Reported with the assistance of Riaz Ghafur and Wisal Yousafzai from The University of Peshawar.
Parents of asylum seekers remain haunted by the maritime disappearances of their children who were seeking a better life in Australia.
Rahim Gul Bangash, 60, allowed his son, Amir Gul, 26, who was studying at College in the Federally Administered Tribal Area (FATA) of Pakistan, to go to Australia to seek a brighter future.
“I was reluctant, but many other youths and his friend were going to Australia,” Mr Bangash said.
“I compromised because I felt my son was unsecure here with suicide and bomb blasts in the area where we were living.”
Mr Bangash’s son, two nephews and a cousin are among the reported 94 people who remain missing from a boat that capsized on August 29, 2012 in the Indonesian waters of Sunda Strait while en route to Christmas Island, Australia.
According to an October 2012 report by the Australian Customs and Border Protection Service, Australian ship HMAS Maitland along with four merchant vessels rescued 55 survivors and one deceased person from the Sunda Strait on August 30, 2012. They were then transferred to the Indonesian authorities.
Search and rescue efforts were called off by the Indonesian Government the next day.
At least 94 people remain unaccounted for, but the exact number may never be known.In a Facebook post to Amnesty International Australia in October 2012, Mr Bangash said he believed some of the rescued asylum seekers had been moved to Christmas Island, but that their identities were being kept secret due to a dispute between Australian and Indonesian authorities.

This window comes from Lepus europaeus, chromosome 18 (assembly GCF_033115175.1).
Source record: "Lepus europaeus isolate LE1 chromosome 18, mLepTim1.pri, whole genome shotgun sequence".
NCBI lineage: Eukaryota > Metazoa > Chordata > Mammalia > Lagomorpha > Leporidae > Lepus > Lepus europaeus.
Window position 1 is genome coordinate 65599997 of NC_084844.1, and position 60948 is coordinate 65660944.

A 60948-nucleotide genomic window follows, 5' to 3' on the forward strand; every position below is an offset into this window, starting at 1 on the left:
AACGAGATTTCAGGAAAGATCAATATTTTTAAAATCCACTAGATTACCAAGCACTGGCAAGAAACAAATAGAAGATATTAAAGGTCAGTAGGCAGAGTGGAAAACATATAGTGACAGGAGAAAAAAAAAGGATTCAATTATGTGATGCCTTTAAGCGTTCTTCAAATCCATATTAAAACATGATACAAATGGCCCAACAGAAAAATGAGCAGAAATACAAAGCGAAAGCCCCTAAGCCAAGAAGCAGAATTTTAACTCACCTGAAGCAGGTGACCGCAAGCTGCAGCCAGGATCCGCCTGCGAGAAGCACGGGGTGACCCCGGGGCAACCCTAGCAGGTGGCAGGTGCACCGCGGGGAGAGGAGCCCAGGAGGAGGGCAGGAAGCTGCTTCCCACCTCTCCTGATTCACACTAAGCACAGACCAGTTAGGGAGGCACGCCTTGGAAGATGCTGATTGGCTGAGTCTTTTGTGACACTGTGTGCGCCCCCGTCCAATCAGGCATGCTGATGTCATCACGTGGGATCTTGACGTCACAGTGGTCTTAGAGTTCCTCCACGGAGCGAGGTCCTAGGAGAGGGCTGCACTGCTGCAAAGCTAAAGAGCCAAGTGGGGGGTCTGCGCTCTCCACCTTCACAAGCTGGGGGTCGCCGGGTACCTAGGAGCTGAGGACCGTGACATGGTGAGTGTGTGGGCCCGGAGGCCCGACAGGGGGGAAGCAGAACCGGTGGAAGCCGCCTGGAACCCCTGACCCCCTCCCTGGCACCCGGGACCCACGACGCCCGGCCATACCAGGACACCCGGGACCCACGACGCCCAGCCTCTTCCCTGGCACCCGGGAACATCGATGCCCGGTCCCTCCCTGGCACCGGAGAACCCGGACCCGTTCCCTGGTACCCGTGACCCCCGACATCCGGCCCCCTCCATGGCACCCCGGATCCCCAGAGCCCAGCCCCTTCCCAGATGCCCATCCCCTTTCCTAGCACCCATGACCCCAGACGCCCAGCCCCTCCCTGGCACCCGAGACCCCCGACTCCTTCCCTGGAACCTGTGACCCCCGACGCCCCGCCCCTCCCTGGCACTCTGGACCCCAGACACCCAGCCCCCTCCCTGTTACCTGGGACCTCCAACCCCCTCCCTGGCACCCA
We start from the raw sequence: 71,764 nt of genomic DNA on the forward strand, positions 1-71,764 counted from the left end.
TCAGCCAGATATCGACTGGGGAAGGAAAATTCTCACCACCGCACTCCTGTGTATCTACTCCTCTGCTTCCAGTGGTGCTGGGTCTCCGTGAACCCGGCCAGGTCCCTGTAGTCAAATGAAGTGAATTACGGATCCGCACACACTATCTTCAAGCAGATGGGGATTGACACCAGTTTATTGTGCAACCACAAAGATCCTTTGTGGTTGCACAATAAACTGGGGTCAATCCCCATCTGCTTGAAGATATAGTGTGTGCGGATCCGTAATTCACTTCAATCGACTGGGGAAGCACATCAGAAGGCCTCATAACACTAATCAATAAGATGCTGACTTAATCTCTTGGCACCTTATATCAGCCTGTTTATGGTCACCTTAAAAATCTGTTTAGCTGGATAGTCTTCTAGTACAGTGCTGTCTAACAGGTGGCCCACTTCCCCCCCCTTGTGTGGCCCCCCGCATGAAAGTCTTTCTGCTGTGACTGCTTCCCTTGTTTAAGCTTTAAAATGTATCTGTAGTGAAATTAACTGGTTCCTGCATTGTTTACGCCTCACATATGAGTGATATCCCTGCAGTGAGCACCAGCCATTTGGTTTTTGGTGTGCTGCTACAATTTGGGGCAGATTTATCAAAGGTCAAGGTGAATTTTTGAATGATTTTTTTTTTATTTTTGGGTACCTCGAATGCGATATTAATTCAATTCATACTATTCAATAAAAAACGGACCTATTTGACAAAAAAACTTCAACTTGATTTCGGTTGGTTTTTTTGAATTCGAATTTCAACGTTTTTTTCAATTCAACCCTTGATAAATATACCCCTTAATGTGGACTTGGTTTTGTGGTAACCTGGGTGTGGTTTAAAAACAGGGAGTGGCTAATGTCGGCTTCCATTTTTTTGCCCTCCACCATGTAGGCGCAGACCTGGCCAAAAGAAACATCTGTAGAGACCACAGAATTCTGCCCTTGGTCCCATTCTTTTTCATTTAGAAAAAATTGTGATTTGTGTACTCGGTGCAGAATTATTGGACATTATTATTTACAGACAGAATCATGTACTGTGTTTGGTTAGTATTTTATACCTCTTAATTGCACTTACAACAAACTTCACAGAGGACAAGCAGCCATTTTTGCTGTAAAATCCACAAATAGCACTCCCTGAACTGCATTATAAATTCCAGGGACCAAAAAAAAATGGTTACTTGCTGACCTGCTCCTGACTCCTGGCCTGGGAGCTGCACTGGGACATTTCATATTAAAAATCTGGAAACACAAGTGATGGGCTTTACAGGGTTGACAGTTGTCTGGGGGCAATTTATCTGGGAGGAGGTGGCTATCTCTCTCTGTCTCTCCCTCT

Mr Bangash pleaded with Amnesty International Australia to look into the disappearance of his family members and help him find some answers.
Five years later, he still wonders if his son is alive or dead.
University of Peshawar International Relations lecturer Mr Irfan Khan said many people are trying to escape to find peace and food, due to insurgency and militancy in the region.
A 2016 report from the Internal Displacement Monitoring Centre found 1.5 million people were internally displaced in Pakistan as a result of conflict and violence.
Brown University’s Costs of War Project found 61,549 people were killed directly in the violence between October 2001 and July 2016, with indirect deaths running into the hundreds of thousands.
Mr Khan said that the violence was destroying many “dimensions” of society, severely affecting infrastructure, investment and business, causing unemployment and “uncertainties of peace and life”.
A 2016 report from the Pakistan Ministry of Planning, Development and Reform found 73% of people in the FATA live below the poverty line.
Mr Khan warned of deceitful people blackmailing and taking advantage of the poor.
“The blackmailers engulf the trust of poor people here in Pakistan and show them green gardens. But the reality is different, they throw them in the sea,” Mr Khan said.
“This happens because of the lack of awareness about the migrant policies in Australia.”
However, Mr Khan was quick to point out that the Australian Embassy in Pakistan had tried to create awareness through ads on the radio and posters on the side of auto rickshaws.
Mr Bangash and his wife only wanted to see a bright future for their son.
“After the incident with the boat and for the last five years he has been missing, his mother and I have become psychology patients,” Mr Bangash said.
“We are always thinking of our son.”
Featured image: courtesy of still.epsilon via VisualHunt / CC BY